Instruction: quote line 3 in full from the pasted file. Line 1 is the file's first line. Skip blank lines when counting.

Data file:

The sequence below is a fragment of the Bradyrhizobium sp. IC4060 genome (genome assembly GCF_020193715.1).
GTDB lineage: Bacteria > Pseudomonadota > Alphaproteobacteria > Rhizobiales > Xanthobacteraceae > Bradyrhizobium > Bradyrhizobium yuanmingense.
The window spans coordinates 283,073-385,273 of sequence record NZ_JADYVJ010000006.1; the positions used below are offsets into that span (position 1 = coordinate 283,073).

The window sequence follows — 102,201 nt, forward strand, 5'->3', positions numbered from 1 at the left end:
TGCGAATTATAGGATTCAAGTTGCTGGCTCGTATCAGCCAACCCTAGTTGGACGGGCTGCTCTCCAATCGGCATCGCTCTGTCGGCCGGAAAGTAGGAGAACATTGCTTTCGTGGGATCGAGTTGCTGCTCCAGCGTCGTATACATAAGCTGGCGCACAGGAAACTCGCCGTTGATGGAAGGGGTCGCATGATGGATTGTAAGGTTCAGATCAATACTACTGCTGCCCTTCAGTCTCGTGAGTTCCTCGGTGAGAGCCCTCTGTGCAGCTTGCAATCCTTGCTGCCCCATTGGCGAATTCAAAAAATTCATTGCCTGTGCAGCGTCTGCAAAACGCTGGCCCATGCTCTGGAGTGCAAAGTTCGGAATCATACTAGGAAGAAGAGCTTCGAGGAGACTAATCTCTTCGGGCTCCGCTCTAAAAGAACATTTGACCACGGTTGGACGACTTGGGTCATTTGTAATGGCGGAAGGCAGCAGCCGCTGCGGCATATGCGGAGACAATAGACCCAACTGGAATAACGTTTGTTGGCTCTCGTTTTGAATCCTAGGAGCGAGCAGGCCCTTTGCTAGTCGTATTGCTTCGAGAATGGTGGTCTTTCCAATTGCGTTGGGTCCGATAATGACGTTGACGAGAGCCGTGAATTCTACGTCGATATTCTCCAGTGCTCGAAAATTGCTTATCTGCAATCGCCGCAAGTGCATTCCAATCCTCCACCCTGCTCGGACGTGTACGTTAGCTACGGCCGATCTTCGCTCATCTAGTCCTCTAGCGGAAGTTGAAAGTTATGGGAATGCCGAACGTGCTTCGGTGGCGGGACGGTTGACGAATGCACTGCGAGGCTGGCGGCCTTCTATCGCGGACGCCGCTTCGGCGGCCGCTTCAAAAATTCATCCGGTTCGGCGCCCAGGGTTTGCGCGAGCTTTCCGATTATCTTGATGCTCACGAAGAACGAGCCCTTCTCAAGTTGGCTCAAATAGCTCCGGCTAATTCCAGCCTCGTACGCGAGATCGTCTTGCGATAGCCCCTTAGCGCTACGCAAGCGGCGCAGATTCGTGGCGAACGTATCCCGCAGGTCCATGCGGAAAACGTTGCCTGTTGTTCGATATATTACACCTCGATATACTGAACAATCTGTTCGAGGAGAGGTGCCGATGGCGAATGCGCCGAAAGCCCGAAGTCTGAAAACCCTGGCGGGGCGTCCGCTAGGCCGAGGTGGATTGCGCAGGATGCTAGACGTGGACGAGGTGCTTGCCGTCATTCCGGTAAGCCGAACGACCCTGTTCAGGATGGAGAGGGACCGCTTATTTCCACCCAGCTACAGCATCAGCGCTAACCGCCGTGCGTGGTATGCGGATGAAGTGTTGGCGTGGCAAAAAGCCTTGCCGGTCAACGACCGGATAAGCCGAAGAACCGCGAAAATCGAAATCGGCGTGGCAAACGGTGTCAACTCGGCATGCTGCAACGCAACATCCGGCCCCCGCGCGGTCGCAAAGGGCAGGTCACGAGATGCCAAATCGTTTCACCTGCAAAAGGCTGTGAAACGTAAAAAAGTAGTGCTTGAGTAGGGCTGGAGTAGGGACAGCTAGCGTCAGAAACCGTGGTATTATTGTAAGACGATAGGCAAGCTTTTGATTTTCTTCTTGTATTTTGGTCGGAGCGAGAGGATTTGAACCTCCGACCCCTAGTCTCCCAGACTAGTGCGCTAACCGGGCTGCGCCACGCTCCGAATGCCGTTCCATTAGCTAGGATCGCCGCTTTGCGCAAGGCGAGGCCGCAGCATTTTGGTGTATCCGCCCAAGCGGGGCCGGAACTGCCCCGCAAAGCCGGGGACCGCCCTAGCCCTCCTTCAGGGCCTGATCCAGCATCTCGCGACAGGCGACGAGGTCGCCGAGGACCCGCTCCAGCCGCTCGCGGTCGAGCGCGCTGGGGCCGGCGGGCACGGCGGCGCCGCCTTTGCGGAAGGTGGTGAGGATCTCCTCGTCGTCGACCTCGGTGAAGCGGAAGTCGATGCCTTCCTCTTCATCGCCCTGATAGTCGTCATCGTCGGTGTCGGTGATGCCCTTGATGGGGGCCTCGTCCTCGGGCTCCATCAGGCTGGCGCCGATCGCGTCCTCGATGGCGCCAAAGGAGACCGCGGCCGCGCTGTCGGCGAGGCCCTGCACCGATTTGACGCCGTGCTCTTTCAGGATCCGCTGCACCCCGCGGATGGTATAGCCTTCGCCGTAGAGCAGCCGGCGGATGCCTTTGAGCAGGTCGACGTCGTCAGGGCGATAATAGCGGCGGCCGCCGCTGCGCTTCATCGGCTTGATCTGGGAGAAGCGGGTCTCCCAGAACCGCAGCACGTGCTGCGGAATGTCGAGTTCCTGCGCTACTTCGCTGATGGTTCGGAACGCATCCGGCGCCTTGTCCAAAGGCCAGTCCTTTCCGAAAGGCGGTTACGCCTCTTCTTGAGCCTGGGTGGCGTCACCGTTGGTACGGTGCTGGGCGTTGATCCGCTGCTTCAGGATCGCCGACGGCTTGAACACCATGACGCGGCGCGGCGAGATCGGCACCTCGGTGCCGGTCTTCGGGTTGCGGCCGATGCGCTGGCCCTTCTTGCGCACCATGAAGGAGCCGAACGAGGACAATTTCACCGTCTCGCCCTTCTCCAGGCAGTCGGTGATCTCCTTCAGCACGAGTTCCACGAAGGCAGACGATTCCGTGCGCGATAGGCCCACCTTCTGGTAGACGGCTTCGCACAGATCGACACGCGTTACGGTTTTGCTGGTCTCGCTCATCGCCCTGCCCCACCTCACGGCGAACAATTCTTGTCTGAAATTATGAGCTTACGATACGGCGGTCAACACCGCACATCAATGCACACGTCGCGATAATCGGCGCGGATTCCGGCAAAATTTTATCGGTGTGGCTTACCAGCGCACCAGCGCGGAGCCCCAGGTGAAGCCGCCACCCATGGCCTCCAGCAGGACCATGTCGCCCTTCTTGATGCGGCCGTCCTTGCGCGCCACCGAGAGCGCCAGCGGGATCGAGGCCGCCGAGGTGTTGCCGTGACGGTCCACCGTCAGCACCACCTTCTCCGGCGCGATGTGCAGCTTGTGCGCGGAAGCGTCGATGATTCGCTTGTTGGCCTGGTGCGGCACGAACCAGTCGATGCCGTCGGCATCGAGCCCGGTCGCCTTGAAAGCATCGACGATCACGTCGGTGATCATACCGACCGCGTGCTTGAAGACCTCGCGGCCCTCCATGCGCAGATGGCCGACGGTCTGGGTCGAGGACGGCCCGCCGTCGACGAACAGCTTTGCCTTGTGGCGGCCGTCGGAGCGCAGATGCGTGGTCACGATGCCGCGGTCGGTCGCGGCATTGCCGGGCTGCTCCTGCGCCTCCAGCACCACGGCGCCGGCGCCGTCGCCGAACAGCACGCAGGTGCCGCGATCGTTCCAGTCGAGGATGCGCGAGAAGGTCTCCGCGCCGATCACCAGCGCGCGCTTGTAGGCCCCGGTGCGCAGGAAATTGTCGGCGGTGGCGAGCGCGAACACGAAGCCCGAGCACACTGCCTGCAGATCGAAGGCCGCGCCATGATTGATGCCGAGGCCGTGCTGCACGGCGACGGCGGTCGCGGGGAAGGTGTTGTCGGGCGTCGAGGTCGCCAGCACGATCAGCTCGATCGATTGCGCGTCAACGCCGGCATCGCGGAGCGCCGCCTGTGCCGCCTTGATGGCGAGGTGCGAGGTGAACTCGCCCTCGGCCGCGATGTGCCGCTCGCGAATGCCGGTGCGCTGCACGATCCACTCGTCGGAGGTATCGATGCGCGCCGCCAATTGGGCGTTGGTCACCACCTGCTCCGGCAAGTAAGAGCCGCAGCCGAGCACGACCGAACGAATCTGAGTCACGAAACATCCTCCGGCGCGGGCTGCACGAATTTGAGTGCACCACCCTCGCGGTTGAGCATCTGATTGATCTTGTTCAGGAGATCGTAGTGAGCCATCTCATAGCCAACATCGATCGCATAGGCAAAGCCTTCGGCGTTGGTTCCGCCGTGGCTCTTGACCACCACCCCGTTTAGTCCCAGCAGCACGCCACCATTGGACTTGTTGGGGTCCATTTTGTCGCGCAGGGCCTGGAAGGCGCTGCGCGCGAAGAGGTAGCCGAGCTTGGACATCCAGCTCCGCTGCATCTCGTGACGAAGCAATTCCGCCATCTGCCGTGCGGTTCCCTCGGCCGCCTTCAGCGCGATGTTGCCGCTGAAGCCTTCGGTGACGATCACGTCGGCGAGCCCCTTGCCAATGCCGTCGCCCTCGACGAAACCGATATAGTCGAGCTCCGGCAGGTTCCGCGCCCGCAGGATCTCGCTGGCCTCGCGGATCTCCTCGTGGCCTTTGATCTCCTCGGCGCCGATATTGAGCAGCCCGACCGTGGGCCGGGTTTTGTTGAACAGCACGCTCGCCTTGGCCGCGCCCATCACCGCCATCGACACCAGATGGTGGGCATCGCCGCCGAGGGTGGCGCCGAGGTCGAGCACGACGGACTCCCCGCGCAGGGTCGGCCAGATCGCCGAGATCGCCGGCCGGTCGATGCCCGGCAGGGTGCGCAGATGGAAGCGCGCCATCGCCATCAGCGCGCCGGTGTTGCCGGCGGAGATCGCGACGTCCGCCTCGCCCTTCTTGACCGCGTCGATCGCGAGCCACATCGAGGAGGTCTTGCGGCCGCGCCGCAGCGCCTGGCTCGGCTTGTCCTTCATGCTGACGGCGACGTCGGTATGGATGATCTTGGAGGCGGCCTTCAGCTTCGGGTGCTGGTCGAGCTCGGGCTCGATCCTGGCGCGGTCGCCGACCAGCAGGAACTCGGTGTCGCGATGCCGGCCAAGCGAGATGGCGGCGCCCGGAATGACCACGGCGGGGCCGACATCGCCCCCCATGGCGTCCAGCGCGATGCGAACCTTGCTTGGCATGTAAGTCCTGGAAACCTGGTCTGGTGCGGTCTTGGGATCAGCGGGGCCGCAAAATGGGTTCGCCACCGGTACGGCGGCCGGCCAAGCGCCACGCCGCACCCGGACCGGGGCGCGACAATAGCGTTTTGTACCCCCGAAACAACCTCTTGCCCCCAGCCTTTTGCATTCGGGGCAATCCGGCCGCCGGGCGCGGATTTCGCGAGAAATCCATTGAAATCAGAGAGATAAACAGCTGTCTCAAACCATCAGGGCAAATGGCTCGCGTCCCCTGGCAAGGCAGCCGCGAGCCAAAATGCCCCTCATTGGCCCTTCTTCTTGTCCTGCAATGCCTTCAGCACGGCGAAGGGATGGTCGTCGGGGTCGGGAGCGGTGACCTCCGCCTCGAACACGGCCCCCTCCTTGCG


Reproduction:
The window spans coordinates 283,073-385,273 of sequence record NZ_JADYVJ010000006.1; the positions used below are offsets into that span (position 1 = coordinate 283,073).